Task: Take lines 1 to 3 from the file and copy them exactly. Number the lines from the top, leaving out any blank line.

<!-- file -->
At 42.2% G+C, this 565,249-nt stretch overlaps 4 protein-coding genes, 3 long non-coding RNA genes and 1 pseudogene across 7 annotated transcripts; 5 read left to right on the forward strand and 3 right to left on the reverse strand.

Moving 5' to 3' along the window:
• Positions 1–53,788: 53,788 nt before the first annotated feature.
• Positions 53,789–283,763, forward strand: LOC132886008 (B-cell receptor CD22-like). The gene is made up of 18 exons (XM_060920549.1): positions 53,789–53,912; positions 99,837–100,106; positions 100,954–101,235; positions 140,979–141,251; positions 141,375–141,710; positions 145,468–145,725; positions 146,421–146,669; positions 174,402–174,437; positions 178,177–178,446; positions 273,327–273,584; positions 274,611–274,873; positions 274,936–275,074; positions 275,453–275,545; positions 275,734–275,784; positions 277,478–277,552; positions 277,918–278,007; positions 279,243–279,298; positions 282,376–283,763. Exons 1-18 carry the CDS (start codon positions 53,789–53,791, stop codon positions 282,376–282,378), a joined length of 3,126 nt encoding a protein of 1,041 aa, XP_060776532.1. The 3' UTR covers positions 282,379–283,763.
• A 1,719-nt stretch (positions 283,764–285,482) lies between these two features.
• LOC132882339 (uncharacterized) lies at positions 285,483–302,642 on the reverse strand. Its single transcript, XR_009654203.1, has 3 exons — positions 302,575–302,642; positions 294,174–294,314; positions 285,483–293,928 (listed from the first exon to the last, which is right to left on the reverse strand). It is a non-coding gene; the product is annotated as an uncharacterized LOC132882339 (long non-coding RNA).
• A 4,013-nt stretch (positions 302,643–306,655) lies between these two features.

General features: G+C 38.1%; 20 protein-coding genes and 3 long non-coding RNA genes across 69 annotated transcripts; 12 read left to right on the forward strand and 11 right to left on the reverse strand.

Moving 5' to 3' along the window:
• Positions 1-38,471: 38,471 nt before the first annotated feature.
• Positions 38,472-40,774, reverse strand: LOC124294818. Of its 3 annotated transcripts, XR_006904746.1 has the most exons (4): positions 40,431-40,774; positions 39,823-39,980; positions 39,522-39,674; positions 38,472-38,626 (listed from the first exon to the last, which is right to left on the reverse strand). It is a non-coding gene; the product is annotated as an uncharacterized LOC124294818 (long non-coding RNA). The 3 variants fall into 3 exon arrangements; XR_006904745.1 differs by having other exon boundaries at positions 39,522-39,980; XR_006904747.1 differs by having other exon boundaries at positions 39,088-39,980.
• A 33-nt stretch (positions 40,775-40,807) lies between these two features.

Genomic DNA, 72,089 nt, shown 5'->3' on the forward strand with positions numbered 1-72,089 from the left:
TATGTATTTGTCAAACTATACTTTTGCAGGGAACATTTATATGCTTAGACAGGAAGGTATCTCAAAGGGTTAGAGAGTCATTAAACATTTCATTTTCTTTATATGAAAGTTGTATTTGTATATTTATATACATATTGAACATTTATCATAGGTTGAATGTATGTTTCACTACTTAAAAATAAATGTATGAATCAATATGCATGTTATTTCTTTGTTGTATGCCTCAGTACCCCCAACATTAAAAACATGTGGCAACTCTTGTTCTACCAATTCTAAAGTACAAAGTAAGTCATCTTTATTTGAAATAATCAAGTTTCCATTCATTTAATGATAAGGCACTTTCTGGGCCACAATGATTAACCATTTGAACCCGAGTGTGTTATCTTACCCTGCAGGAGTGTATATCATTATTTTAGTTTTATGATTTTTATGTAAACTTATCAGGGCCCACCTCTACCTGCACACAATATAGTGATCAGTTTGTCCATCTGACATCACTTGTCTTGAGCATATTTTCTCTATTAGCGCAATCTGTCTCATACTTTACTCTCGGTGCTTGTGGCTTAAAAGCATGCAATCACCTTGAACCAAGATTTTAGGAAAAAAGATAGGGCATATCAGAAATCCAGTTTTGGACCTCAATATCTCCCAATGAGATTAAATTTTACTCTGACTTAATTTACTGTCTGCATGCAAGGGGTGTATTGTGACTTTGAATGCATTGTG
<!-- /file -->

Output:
At 42.2% G+C, this 565,249-nt stretch overlaps 4 protein-coding genes, 3 long non-coding RNA genes and 1 pseudogene across 7 annotated transcripts; 5 read left to right on the forward strand and 3 right to left on the reverse strand.

Moving 5' to 3' along the window:
• Positions 1–53,788: 53,788 nt before the first annotated feature.